Two years after his last-place finish in the Democratic primary for Senate District 34, former Rep. Jim Waldman thinks voters are ready for a change.
The Coconut Creek attorney got his paperwork in at the last-minute Friday to challenge incumbent Democratic Sen. Gary Farmer, and along with the surprise filing he sent out a compilation of gripes he has with Farmer after his first term in the Legislature and invited “all voters who are fed up with Farmer’s style of politics as usual” to back him in the Aug. 28 primary election.
“When Sen. Gary Farmer voted with the NRA against the most historic gun control bill ever to get to the floor of the Florida Senate, I began the decision making process that has led to my qualifying today to run for Florida Senate District 34,” Waldman said in a press release. “Gary Farmer lied to the residents of the district during his campaign that he was pro guncontrol; however the truth is when it was time to stand up to the NRA, he stood with them.”
Waldman’s missive then includes a half-dozen bullet points of what exactly Farmer rejected against when he cast his nay vote on the controversial school safety bill that dominated the second half of the 2018 Legislative Session: Increasing the age from 18-21 to buy a rifle, banning bump stocks, increased funding for mental health services, increasing the waiting period to buy a gun, increased state funding for safer schools, and empowering police to confiscate guns from those who pose a danger to themselves or others.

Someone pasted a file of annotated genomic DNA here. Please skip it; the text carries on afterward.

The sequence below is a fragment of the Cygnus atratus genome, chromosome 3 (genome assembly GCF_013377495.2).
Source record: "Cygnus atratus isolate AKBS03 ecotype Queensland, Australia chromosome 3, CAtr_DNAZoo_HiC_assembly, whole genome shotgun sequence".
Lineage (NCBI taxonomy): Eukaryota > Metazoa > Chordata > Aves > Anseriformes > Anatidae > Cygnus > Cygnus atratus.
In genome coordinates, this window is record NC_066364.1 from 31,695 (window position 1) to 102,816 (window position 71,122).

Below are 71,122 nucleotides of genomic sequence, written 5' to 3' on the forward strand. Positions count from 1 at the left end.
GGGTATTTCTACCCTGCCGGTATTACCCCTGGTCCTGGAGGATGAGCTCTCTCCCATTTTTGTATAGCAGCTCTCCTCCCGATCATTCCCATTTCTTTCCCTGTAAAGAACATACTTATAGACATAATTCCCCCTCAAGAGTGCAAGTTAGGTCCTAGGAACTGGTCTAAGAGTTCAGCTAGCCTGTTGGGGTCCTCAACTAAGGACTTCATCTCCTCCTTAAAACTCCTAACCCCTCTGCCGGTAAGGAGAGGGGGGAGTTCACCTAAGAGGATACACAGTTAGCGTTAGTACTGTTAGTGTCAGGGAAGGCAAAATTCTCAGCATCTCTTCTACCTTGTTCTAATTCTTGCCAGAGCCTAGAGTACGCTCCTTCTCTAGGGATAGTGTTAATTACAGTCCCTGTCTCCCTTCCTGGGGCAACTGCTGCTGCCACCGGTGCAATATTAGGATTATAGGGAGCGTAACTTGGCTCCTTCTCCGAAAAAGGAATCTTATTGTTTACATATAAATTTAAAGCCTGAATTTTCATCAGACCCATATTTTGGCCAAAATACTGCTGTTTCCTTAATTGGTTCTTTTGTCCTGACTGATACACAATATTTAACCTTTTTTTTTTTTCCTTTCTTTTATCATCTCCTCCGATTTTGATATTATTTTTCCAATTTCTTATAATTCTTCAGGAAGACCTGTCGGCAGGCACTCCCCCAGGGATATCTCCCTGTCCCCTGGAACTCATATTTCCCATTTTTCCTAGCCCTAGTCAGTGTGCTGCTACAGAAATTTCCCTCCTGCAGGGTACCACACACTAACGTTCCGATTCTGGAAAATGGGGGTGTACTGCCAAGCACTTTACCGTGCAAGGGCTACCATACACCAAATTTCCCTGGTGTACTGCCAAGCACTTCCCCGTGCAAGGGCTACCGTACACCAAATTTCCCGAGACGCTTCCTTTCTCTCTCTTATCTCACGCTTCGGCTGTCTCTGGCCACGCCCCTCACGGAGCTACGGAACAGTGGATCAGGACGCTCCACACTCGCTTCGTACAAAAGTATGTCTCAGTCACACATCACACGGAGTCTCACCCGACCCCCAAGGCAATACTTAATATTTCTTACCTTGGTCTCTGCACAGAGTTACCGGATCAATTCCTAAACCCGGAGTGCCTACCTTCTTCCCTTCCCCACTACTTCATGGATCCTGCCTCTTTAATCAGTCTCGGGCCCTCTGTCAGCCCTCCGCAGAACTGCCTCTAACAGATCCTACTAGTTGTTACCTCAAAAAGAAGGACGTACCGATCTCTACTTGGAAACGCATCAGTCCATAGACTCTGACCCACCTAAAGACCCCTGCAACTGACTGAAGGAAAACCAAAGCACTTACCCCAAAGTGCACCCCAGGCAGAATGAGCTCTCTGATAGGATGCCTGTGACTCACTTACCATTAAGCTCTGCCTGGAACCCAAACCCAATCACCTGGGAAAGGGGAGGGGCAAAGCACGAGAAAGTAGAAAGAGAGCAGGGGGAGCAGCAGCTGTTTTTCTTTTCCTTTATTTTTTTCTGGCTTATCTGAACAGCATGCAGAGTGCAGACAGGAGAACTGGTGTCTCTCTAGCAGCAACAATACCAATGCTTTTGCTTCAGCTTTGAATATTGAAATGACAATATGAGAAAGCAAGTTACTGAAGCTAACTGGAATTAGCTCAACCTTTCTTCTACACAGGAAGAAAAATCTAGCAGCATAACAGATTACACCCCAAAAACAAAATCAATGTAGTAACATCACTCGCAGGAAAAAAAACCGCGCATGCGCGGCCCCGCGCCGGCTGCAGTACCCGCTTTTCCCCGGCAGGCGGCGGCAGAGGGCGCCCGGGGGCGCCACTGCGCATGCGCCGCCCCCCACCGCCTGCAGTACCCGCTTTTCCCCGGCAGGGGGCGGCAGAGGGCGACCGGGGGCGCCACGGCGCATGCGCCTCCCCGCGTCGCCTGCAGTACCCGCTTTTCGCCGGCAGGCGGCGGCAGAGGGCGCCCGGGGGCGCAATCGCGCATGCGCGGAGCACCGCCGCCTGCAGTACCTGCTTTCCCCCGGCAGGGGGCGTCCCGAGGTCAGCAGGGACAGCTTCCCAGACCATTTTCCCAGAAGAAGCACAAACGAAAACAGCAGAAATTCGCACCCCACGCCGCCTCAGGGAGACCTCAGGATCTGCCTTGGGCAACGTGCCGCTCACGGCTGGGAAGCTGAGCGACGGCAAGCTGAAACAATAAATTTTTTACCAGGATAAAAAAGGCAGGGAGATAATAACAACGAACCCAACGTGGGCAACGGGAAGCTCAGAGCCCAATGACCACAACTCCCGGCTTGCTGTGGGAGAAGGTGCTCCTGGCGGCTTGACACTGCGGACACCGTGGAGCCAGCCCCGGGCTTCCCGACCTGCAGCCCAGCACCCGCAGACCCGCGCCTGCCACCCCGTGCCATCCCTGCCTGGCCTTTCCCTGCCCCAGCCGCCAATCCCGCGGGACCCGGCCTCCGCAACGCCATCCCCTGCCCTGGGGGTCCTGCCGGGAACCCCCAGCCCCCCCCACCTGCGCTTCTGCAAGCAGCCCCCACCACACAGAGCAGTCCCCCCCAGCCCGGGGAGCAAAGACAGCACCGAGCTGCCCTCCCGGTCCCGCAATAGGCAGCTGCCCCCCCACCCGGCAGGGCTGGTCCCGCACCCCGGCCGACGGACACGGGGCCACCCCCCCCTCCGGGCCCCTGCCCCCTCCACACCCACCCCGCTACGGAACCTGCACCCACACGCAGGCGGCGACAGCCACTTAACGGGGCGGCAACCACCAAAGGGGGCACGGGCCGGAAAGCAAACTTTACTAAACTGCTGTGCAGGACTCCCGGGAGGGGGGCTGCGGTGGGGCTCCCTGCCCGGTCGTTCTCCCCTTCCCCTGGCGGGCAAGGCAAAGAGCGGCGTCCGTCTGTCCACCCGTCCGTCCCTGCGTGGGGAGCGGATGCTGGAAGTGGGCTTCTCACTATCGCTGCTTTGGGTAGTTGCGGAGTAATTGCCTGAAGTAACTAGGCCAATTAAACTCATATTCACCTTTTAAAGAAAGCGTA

“Time and Farmer’s voting record have shown he cannot be trusted to protect our kids and our community from gun violence,” Waldman said. “I am running to further the progress being made on gun control. I will fight to ban assault weapons and to work to ensure our schools are protected by police and not teachers! I have proven I can get things done in Tallahasse and I will use those skills to protect our community against the NRA agenda.”
Waldman’s indignance over that one vote is understandable given the 2016 primary for SD 34. Farmer destroyed Waldman in that race — Waldman finished third behind a woefully underfunded Gwyn Clarke-Reed — largely due to Farmer’s commitment to take on the NRA and his attacks on Waldman for making two pro-NRA votes through his 8 years in the Florida House.
Waldman also said healthcare, teacher pay, Medicaid expansion, transportation, infrastructure “and more” will be on his priority list if elected.
Prior to Waldman’s entry, Farmer was virtually unopposed for re-election to the Broward County seat — write-in candidate Richard Hal Sturm entered the race Thursday, possibly to lock out Republicans and independents from participating in the now-required primary race.
Through May, Farmer had raised about $120,000 for his campaign account and had $65,000 on hand. He has another $429,000 banked in his political committee, Floridians for Ethics, Accountability and Responsibility.
He’ll likely have to forego using that committee cash to help other Democratic Senate candidates in order to focus on his own political future. Waldman raised more than $450,000 and kicked in another $200,000 of his own money in the 2016 race. If his opening shot is any indication, he may be ready to bet big on his comeback run.